Normally I don’t write anything for runner-ups or honourable mentions, but Darren Aronofsky’s mother! is a special type of movie and it deserves a shout-out. This is a horror movie first and foremost that’s designed to make you feel uncomfortable, particularly with the complete lack of a score. More or less the entire story is told from the point-of-view of Jennifer Lawrence’s unnamed “mother” character; the camera is almost always looking over her shoulder or looking directly at her. When she feels frustration because she cannot understand what is happening, we viscerally feel it as well. The movie builds terrifically, culminating with a batshit crazy finale that’s truly hard to predict and is so beyond what we come to expect from mainstream cinema. (This is the type of ending I envisioned Get Out having when people fawned all over it.) I normally enjoy movies that stir up controversy and piss people off, so mother! was a fine use of my time. It’s kind of awesome, and I’m not telling you a goddamn thing about what happens.
Most Overrated: Dunkirk
Upfront: I did not dislike Dunkirk, and I found it to be a worthwhile war movie. The production values are top-notch, thanks to the use of practical effects and the choice to shoot on a combination of 65mm and IMAX. It looks exceptional. But can we please stop pretending that the movie doesn’t have problems? The structure is all over the place, which can be confusing at certain times when you can’t tell if you’re looking at the same event from another angle or not. But according to hardcore Nolan fans, we’re just too stupid and the confusing narrative makes it superior to actual masterpieces like Hacksaw Ridge and Saving Private Ryan.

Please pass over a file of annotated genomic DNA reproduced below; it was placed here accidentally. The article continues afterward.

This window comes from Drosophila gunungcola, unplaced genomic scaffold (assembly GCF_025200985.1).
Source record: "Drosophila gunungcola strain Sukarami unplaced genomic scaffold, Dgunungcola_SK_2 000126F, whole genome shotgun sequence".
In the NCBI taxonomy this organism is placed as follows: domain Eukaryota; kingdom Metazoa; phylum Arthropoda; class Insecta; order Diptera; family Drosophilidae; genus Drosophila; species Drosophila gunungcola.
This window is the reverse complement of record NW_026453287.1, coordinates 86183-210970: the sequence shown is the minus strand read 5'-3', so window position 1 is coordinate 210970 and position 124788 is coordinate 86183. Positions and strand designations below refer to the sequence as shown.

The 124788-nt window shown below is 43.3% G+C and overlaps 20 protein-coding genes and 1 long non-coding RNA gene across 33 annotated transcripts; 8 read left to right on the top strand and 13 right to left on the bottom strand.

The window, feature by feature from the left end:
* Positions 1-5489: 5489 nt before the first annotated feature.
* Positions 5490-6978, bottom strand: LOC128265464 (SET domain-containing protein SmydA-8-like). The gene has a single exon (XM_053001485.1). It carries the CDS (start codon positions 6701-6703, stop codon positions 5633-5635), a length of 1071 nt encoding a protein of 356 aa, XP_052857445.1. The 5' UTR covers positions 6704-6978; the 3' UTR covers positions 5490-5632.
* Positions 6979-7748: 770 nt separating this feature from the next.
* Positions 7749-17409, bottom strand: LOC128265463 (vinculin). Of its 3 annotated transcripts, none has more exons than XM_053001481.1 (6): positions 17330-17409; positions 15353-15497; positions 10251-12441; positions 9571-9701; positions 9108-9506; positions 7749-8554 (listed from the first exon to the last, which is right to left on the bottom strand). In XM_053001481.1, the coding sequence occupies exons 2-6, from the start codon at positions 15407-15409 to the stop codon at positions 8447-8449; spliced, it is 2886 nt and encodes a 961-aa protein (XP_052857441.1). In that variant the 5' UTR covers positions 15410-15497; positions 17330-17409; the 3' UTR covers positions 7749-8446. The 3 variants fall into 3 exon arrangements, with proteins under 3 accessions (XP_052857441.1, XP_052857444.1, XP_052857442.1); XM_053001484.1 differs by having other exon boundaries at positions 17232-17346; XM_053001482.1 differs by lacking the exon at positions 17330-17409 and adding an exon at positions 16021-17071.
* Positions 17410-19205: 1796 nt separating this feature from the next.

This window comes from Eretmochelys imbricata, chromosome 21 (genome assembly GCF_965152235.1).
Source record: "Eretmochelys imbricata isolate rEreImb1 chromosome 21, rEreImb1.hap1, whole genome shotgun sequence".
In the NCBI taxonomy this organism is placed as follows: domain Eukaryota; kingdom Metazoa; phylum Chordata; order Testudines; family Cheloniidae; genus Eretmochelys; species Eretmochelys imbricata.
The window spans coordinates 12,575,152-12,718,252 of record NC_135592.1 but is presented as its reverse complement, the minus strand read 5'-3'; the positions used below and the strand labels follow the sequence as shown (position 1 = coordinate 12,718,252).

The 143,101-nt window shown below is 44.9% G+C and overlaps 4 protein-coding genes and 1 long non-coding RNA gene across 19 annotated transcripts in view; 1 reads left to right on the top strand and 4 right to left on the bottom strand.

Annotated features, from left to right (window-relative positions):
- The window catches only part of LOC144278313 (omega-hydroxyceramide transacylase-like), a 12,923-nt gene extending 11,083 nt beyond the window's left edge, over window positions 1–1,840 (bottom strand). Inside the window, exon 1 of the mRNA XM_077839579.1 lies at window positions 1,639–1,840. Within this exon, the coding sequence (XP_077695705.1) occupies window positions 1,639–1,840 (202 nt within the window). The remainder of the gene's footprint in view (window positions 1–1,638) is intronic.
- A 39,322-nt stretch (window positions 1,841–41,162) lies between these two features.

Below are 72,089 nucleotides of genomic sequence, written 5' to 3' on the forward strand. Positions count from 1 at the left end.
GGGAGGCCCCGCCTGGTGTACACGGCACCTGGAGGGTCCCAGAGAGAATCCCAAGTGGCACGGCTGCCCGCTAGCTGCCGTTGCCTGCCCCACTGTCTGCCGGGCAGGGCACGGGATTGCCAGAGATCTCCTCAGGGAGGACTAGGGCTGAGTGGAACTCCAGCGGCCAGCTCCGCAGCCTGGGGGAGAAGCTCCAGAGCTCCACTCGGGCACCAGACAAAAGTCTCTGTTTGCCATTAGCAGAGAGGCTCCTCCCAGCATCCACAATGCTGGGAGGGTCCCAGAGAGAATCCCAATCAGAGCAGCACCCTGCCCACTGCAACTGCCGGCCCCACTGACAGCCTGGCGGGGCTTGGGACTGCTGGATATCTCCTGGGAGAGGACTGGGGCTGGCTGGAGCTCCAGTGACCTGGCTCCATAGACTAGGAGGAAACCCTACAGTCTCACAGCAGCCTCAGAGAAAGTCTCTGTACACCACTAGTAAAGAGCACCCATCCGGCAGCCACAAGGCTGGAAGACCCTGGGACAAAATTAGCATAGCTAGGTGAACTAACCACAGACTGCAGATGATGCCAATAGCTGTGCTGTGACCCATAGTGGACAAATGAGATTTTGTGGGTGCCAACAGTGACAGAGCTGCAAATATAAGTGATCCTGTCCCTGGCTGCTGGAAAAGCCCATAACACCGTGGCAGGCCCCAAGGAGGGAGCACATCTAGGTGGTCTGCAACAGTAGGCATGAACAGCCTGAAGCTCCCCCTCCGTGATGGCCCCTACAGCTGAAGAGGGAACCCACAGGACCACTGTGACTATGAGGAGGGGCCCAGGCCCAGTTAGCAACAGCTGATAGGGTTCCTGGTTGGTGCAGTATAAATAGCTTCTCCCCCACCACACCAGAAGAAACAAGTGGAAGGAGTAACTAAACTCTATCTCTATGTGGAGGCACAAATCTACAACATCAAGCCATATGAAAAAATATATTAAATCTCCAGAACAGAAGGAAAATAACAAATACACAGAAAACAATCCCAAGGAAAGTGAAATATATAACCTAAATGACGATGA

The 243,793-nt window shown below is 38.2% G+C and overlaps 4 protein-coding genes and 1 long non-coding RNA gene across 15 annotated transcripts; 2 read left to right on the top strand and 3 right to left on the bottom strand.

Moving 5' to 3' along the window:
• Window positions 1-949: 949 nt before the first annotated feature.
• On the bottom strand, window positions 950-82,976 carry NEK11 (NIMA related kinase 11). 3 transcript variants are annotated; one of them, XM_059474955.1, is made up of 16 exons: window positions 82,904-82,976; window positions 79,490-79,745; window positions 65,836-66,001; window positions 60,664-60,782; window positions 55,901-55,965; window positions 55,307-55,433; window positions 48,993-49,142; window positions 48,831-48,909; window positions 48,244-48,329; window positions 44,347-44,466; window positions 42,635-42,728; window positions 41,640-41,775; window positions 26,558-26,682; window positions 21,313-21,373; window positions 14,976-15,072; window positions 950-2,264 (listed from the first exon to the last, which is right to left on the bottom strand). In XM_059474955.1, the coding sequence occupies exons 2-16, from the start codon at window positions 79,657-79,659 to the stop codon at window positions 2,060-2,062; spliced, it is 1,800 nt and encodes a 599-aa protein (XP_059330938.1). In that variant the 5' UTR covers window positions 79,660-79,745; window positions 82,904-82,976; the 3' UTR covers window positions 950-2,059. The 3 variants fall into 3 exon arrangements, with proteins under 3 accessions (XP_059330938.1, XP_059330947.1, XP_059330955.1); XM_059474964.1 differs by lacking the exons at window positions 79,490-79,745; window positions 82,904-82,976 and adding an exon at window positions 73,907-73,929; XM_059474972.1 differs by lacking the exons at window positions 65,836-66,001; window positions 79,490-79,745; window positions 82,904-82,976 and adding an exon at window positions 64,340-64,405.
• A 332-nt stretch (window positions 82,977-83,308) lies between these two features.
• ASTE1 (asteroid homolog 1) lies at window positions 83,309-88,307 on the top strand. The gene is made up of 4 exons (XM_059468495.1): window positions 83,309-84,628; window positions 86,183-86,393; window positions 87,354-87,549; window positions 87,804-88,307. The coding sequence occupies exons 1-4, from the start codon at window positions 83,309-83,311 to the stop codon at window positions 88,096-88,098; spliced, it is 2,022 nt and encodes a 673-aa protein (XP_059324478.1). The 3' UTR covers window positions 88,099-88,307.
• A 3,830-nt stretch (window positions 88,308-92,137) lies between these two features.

But the big problem with Dunkirk – putting aside the lack of characters, context and emotion – is the PG-13 rating, which is a bigger deal than Nolan fans would like to admit. No, the movie is not wall-to-wall combat, but it’s hard to get a sense that war is hell when Dunkirk beach looks so damn clean and weapons produce no discernible wounds. A bomb dropping on a soldier early in the movie should have yielded flying entails and limbs, but the aftermath is clean. When the Stuka dive bombers fire massive rounds into crowds of soldiers, said men should be ripped apart, but we see no such thing.
Dunkirk is overrated to the max. I appreciate it as a technical exercise, but it’s not a patch on Hacksaw Ridge. It’s not even close.
Most Disappointing: Justice League
I enjoyed Justice League more than I thought I would. I left the cinema thinking it was fine, but it started falling apart more and more in hindsight. There is so much wasted potential thanks to such a half-baked story, and one cannot help but think how much better it could have been if Warner Bros. ensured a truly great script was in place before the cameras began to roll – the last-minute reshuffling and reshoots makes the movie feel disjointed. Yes, I enjoyed the action scenes for the most part, but the movie can’t come close to the wittiness or the excitement of Joss Whedon’s The Avengers, which still holds up and remains the gold standard for superhero team-up movies.
Again, better than I thought it would be, but not as good as it should be. Still disappointing.